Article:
In April 2017 for Instance, Gkyekitihene, Nana Tuaben III, while speaking to an Accra-based radio station cited the wanton sale of lands by some chiefs to galamseyers as a huge contributing factor to the growing canker.
An investigation conducted by the Bureau of National Investigations (BNI) into illegal mining activities in 2017 revealed that Chiefs and elders in towns like Adieworsu, Jumako, Abura, Tonru and Mempeasem were actively involved in galamsey.
Per the report, the Chief of Bokorkope in the Shama District of Western Region, Nana Issah Muni for instance was said to have acquired a concession from the Minerals Commission and the Shama District Assembly under the pretext of winning sand but ended up using it for illegal mining activities.
In the most recent instance, Asantehene Otumfuo Osei Tutu II, during a Regional Consultative Dialogue on Small Scale Mining in the Ashanti Region revealed that some chiefs are involved in galamsey.
According to him, some chiefs were giving out land and that had been confirmed by some culprits.
But even in this instance, just a few names have popped up. No specifics so again the question is, how does this cease?
Any names? Well a few but from rumours. Whilst it is for sure that there are some politicians and influential figures involved in the galamsey business, names have been left out.
A BNI Investigative report in 2017 however cited some NPP and NDC high profiled people as engaging in the menace. Names including those of one Benson Baba Tongo of the NDC, Bunyak Kolog of the NPP, CEO of Bupong Construction Limited at Twifo Praso, Prince John Baidoo were cited.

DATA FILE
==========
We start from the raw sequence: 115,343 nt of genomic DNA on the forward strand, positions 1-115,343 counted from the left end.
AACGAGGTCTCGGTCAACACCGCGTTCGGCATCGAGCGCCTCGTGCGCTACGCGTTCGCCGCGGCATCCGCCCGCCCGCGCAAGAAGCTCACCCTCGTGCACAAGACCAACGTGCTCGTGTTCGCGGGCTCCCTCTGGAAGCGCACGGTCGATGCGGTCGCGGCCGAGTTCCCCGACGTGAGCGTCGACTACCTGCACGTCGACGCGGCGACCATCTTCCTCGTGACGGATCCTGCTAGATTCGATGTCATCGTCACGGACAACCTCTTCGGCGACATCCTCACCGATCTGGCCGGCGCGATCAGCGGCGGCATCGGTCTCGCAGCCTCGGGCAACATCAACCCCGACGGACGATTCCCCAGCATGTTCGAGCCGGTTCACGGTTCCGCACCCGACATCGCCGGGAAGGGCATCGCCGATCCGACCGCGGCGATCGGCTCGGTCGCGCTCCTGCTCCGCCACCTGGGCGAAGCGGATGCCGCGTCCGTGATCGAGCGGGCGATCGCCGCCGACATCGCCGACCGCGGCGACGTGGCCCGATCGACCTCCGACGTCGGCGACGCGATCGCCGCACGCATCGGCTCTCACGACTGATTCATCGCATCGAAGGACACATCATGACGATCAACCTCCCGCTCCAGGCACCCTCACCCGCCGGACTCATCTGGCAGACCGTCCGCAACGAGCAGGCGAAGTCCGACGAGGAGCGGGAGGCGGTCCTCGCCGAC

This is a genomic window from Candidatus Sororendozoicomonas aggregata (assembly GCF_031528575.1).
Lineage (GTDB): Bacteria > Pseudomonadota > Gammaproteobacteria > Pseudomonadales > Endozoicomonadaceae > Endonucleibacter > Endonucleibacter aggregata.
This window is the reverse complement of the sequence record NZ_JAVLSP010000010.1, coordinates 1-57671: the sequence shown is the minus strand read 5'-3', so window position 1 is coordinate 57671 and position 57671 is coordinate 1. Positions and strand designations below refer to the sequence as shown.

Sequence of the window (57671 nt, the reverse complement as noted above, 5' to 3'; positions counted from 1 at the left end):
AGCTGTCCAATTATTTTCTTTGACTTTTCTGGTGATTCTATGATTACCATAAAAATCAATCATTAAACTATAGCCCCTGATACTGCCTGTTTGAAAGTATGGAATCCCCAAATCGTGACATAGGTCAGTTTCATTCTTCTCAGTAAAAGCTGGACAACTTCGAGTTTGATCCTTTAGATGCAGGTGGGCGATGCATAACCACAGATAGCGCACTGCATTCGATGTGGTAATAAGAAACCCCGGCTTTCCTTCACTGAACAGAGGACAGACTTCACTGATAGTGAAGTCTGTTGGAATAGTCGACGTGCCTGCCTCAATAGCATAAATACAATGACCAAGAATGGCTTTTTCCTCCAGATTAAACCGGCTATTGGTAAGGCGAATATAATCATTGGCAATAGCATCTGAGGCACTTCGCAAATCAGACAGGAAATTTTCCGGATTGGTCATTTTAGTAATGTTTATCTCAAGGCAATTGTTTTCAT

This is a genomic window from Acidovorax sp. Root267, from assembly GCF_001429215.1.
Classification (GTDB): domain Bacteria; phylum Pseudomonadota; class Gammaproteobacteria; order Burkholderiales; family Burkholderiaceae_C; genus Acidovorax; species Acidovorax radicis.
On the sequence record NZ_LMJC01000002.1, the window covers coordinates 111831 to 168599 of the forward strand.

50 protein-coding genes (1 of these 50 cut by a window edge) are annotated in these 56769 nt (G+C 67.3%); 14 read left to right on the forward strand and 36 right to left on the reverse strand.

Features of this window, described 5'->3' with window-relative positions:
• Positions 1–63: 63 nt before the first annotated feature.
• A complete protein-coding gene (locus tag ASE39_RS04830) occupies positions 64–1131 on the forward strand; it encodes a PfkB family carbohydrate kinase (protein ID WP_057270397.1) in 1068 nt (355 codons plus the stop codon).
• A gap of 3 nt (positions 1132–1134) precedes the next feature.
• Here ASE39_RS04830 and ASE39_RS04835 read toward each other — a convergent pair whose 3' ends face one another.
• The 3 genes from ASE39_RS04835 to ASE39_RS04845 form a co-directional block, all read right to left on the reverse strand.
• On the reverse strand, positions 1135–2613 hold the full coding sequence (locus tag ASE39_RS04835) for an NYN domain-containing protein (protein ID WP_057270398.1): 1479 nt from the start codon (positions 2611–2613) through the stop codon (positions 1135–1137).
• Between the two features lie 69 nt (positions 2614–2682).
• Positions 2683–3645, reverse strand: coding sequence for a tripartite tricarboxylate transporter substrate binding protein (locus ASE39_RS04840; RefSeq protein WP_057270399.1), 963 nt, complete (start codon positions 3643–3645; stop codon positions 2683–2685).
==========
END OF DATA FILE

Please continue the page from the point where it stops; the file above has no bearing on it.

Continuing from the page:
Though there were some denials, this was one out of the very few times naming and shaming was done.
In April 2017, all 275 Members of Ghana’s parliament appended their signature to a Multilateral Mining Integrated Project which is a quasi-militant campaign against illegal small scale mining.
The campaign which calls on the MPs to ‘save our lands and water bodies’ gained massive support with these MPs appending their signatures to it.
Question is, how many of these MPs are engaged in galamsey operations in the dark? National Women Organiser of the New Patriotic Party, Madam Kate Gyamfua was recently cited as being involved in galamsey. As part of government’s efforts to clamp down on the menace through the deployment of 200 military personnel, she was one of the persons whose excavators were burnt.
Madam Gyamfua who is said to be Managing Director with mining firm, Xtra Gold Mining Company had 8 of her excavators burnt by the Operation Halt team. Though she says her company is law compliant, that’s just one of many cases of politicians involved in galamsey, many of which remain unknown.
Then Lands Minister, Peter Amewu undoubtedly got things working during his era at the ministry as far as the fight against illegal mining was concerned. His strategies were apt and straightforward and yielded some results. In 2017 for instance, he dismissed some 9 district mine officers of the Minerals Commission over their supposed failure to ensure effective monitoring and compliance with the mining rules and regulations.
Everyone seems to be complaining and ranting about the pollution of Ghana’s water bodies but even the policymakers seem to be getting their greed satisfied and at the cost of the ordinary Ghanaian.
The fight against galamsey will only be feasible if people are identified, named, shamed and punished subsequently.
The burning of excavators may work to some extent, education may work, dialogue and meetings may work but ultimately, it is only if the law works against these greedy persons who are putting their selfish interests above that of the entire country and citizens, that Ghana may be getting somewhere.
It is only then that our water bodies and rivers may see any hope of being clear. It is only then that the menace of galamsey can be really FOUGHT against.